Union workers feel 'left out'
- By Stephanie Antonian Rutherford, Battle Creek Enquirer, MI
The prevailing wage policy sets wages for employees and construction workers employed on state-financed or state-sponsored construction projects. United Solar also is receiving a tax exemption estimated at $20 million for real property from the city.
This follows the state's hefty, multi-tiered incentive package for the construction of United Solar's $220 million manufacturing facility in Fort Custer Industrial Park.
Although union leaders and community activists spoke against the exemption Tuesday, the city commission seemed stuck between a rock and hard place with United Solar officials declaring the deal would be off if the commission denied the exemption or delayed their vote.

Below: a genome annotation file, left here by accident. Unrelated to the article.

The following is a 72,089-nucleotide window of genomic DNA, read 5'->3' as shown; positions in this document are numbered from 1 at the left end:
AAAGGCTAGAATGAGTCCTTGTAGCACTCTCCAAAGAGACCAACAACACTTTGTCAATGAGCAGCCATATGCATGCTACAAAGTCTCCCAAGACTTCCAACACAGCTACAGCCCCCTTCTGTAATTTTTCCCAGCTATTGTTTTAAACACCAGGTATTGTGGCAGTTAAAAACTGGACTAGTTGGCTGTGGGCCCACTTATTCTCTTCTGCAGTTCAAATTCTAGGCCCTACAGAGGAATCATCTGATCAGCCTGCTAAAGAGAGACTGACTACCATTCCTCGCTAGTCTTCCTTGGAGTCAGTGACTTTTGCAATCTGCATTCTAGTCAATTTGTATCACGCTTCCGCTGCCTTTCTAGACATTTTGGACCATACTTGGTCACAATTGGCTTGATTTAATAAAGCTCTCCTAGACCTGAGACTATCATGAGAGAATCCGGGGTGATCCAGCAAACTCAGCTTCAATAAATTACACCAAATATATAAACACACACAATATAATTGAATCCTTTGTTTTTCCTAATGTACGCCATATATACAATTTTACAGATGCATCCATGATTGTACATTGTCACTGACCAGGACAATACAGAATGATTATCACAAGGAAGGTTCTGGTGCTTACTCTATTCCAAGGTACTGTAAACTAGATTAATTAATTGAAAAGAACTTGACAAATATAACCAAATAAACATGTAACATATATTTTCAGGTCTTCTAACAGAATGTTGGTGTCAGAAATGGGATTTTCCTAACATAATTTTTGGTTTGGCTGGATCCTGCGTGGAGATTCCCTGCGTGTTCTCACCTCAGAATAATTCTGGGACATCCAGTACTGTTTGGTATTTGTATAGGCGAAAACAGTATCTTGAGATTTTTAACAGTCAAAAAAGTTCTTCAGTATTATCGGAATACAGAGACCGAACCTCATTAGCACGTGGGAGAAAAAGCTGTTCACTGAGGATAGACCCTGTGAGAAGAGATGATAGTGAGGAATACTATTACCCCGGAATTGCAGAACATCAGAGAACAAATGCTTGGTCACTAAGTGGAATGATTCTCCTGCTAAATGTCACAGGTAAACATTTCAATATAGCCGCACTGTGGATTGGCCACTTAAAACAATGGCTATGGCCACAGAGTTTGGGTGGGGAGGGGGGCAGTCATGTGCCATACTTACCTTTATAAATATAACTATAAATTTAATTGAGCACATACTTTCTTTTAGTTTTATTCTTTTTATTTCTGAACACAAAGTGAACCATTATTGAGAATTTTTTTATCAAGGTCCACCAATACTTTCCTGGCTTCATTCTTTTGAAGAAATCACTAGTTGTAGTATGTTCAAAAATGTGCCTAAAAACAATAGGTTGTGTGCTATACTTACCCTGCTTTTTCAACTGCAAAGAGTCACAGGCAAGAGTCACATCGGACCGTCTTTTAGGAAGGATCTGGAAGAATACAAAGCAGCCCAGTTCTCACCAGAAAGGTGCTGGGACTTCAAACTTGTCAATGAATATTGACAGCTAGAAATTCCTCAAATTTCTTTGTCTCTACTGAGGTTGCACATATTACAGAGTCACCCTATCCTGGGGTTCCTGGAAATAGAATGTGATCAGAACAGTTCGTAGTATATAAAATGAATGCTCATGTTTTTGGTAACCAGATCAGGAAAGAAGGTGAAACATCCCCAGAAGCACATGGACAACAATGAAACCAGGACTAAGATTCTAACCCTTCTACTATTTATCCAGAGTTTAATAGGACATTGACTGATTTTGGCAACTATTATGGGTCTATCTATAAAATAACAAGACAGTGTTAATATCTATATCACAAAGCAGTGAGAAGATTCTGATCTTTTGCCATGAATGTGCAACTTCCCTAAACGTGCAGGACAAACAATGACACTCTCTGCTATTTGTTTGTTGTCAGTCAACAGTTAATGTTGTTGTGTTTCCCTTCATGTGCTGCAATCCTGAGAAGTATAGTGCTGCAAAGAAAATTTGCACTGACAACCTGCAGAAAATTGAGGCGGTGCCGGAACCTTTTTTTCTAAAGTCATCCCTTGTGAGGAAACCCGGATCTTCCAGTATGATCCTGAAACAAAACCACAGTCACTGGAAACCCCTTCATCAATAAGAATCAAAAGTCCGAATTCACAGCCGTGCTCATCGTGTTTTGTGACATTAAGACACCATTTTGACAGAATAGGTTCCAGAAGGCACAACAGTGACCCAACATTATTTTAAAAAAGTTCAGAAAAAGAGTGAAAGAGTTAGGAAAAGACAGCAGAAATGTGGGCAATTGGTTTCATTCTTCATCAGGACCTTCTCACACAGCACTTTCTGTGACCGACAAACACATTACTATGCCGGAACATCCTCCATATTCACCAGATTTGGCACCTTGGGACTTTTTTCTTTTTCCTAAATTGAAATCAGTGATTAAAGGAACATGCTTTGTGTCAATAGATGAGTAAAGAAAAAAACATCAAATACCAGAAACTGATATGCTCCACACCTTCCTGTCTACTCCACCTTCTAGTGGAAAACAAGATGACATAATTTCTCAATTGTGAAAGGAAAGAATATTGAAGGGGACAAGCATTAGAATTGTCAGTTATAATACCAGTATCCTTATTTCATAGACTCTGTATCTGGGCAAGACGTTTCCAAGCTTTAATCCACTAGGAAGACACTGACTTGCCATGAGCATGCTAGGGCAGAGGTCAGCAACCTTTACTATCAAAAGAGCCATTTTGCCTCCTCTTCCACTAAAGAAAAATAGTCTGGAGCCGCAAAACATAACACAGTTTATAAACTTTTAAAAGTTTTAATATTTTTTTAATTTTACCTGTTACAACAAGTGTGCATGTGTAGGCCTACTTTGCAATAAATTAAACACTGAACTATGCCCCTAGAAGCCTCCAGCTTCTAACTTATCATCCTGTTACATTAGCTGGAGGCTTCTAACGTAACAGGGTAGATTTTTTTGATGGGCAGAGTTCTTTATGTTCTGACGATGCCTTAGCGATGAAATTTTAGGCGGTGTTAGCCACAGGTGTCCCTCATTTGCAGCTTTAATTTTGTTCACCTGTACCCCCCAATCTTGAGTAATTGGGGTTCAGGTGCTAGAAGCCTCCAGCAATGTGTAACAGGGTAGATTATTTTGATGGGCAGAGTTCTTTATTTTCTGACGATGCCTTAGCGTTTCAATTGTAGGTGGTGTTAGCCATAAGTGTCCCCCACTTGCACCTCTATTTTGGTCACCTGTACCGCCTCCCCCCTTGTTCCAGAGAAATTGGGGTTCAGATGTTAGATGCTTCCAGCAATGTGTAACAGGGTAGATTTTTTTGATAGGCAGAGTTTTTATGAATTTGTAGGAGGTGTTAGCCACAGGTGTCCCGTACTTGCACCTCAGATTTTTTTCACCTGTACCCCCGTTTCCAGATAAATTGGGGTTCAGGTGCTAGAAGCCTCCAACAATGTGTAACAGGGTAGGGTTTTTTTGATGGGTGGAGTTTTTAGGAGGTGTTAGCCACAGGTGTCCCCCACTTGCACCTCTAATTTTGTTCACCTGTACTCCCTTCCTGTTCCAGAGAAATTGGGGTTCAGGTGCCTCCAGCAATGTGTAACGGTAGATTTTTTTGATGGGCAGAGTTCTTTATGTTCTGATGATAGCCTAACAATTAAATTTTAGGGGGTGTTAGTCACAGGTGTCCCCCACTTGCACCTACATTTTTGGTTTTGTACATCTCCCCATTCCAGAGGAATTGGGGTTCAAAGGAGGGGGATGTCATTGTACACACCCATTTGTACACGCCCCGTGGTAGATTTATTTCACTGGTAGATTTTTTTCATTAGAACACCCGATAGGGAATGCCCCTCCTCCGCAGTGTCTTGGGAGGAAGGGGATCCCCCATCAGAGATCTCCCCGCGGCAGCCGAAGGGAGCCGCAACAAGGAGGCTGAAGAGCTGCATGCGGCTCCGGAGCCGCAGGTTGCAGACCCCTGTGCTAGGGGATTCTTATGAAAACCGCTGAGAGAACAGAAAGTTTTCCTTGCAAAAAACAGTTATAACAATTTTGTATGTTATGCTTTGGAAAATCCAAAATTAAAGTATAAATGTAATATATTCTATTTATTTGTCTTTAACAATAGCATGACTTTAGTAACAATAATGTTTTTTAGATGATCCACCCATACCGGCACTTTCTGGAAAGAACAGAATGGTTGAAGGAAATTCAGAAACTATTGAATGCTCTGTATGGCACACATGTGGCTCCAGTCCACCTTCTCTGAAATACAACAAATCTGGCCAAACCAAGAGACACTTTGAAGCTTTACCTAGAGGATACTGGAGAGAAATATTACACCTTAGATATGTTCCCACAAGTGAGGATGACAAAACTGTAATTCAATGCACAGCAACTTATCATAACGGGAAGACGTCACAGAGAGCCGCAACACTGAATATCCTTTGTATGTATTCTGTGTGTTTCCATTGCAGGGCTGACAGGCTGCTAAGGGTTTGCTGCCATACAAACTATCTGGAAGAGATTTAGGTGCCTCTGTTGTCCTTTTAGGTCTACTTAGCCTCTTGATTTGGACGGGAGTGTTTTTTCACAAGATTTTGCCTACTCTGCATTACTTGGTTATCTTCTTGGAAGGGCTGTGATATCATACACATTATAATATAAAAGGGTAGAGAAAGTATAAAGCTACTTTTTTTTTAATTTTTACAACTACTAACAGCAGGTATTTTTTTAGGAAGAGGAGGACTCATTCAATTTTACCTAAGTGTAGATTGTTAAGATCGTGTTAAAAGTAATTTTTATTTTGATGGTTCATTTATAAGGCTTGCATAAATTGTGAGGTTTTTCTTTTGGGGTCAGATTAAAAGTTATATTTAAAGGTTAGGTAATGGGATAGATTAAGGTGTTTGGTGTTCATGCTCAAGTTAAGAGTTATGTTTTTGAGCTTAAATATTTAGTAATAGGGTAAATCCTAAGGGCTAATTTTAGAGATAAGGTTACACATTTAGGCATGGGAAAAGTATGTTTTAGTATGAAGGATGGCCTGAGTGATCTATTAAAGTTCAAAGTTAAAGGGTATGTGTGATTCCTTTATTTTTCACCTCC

"We didn't even have enough time to sit down with United Solar and address their concerns with the prevailing wage and what it meant in terms of bidding out jobs," said Chad Miller, business representative for the Carpenters' Local 525.
According to United Solar's vice president, John Morgan, having to place public bids for contractors could affect the company's security and allow details of technical construction to be revealed.
Not so, said Miller, who said he has studied union contract procedures and law for 11 years.
"All that (prevailing wage) requires is that the company go to a database and give consideration to local contractors and trade unions," Miller said. "It doesn't mean they have to throw the bid out for the whole world and all of their competitors to see."
In terms of pay, the prevailing wage issue concerning trade unions is the exemption from the federal Davis/Bacon Act, which determines wages for hundreds of construction jobs by region.